I have used Front Page for most of my website development. At
one point I started using Dreamweaver, as most people I
talked to, and posts in most of the forums on the Internet,
praised this product. I have tried out Dreamweaver MX 2004,
and I must say that I am not as impressed with it as I
thought I would be.
I researched this issue on the
Internet quite a bit, and I found that most people tended to
praise Dreamweaver and put down Front Page. However, with a
little reading it quickly became apparent that people were
usually comparing Dreamweaver to versions of Front Page
prior to Front Page 2003 (most often Front Page 2000). While
earlier versions of Front Page had issues (I have used Front
Page 98, 2000, 2002, and 2003), the latest release of Front
Page came with significant improvements. There was also a
lot of Microsoft-bashing and snobbery in the opinions, which
essentially rendered them useless.
One thing I must say to give this page context. I don't
have hugely complex websites, with database access, PHP,
layers, complex formatting needs, and so on. I have kept
them fairly simple. So, what is on this page should be read
with that in mind.
Criticizing Front Page: Here's how I found most people
criticize Front Page:
- Comparing Dreamweaver with Front Page 2000, an older
version, and not with Front Page 2003.
- Comparing results produced from Dreamweaver with
results based on Front Page templates (give me a break
... pre-canned templates are hardly a fair basis to
judge any product).
- Snobbery 1: People who just plain hate Microsoft
products and/or Microsoft
- Snobbery 2: "I'm a serious web developer so I use
- Snobbery 3: People who don't use any WYSIWYG editor,
but do all their coding by hand in HTML and think
everyone else should
Criticisms about Front Page, that aren't really valid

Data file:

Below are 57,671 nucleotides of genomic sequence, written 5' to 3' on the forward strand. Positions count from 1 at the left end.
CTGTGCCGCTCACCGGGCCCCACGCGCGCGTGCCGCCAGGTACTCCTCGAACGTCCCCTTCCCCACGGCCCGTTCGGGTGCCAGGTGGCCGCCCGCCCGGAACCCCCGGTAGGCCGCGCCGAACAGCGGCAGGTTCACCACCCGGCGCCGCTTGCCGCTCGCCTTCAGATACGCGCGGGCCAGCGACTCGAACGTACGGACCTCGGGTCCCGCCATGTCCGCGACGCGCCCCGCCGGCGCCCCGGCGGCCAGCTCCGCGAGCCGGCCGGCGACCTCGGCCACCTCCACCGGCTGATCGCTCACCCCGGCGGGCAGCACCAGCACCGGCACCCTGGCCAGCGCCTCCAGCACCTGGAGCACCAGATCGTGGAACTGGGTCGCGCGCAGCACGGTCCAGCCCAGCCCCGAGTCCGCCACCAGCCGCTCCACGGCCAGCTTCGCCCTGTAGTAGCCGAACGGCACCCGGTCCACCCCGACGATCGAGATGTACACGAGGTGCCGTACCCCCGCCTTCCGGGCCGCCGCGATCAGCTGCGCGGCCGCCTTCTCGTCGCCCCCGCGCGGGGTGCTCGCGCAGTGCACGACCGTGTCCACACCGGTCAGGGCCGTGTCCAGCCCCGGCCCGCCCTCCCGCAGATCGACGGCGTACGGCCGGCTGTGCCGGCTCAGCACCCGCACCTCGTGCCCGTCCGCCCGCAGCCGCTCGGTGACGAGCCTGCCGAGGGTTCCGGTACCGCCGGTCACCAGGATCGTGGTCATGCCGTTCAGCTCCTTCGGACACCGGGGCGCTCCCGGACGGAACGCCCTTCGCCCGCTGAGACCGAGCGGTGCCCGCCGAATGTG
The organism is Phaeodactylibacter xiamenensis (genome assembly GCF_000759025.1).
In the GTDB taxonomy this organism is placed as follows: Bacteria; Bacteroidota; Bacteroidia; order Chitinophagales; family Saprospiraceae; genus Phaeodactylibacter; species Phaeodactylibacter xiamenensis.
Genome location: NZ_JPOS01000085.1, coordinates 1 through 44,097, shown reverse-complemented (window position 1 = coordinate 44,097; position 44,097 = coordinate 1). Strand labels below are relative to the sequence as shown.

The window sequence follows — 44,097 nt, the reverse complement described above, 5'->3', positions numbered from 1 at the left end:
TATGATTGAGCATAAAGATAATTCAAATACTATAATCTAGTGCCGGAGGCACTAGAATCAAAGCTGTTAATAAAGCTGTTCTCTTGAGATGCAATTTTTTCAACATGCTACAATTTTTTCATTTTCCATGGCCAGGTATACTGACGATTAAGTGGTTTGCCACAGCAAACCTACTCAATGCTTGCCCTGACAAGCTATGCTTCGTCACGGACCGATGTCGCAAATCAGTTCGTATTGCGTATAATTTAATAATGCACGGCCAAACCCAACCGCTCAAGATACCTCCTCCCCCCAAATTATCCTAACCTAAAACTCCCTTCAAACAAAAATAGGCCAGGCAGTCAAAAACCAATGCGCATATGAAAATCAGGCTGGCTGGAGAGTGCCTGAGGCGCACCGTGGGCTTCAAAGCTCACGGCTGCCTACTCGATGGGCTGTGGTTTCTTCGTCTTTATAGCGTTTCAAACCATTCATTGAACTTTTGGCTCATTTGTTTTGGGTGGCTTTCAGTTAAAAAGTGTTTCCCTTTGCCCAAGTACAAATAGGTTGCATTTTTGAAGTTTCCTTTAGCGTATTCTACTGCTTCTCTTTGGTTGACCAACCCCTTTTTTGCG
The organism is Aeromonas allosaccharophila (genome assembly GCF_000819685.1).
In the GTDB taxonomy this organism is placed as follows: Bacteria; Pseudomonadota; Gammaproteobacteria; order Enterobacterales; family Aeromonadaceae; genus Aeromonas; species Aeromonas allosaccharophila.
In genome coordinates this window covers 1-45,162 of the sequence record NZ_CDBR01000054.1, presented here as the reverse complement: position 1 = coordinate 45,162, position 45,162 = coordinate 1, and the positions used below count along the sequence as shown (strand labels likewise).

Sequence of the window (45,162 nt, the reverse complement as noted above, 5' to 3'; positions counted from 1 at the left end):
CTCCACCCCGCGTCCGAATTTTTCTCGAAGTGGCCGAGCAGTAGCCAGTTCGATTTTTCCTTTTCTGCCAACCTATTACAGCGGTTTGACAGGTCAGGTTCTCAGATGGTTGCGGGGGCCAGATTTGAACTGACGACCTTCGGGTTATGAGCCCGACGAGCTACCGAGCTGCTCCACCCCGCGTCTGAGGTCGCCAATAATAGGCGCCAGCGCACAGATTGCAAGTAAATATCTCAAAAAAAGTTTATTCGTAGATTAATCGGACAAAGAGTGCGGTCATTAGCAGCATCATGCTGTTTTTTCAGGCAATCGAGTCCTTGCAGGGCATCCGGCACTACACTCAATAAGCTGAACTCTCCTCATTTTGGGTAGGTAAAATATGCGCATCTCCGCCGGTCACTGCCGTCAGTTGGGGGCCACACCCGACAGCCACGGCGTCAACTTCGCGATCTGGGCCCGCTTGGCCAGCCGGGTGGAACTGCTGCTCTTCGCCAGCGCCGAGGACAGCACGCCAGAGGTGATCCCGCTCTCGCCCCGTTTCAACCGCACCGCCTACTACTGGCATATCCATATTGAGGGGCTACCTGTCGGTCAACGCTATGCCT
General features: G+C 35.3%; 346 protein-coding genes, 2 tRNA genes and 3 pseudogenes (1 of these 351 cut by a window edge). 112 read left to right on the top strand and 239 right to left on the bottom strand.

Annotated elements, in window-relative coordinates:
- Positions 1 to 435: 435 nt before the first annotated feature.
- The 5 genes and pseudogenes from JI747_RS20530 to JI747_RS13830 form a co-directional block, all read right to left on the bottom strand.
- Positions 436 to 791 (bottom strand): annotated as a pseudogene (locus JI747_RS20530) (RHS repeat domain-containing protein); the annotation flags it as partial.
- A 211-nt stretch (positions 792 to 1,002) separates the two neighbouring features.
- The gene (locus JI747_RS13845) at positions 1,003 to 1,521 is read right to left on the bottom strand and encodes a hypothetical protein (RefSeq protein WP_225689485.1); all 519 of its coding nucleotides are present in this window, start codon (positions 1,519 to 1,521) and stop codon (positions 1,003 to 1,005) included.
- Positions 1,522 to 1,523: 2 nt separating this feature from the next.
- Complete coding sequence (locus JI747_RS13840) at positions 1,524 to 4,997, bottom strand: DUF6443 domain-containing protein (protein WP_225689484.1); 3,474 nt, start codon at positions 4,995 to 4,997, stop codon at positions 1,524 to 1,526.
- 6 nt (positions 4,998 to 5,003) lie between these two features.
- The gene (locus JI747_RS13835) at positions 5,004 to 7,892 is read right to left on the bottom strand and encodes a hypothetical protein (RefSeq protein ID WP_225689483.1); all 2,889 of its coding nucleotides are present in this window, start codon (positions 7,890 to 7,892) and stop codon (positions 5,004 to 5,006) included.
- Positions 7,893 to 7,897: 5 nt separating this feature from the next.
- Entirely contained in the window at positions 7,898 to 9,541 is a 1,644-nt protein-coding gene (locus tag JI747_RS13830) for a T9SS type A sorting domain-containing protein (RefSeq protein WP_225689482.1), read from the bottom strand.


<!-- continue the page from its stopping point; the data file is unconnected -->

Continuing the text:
any more with Front Page 2003:
- Bloated HTML code: earlier versions of Front Page
definitely inserted useless excess HTML. Front Page 2003
is much better. You want to see bloated code? Save a
page created in MS Word as HTML. Now that's bloated
- Lack of features that are present in Dreamweaver: layers,
templates, snippets, tag selectors, browser
compatibility checks, HTML optimization, understanding
code lines are numbered, and more. Front
Page 2003 now has all these features.
Okay, so lest you think I am a Microsoft-praiser, I'm
not. I look for what works and what doesn't.
Problems I have experienced with Front Page 2003:
- The only real problem I experience with Front Page
2003 is a constantly recurring and highly annoying error
regarding temporary files. It happens when open a page for editing
that uses include pages. I have to repeatedly
hit "Ok" in a message box perhaps 5-10 times.
- I find all those "_vti_cnf" folders to be
irritating. Why can't Front Page keep track of the
website structure without them??
- A quick note about Front Page 2002: Don't use this
version - it's terrible! Very buggy and unstable. Stick
with Front Page 2000, or upgrade to Front Page 2003.
Here's some of the problems I experienced with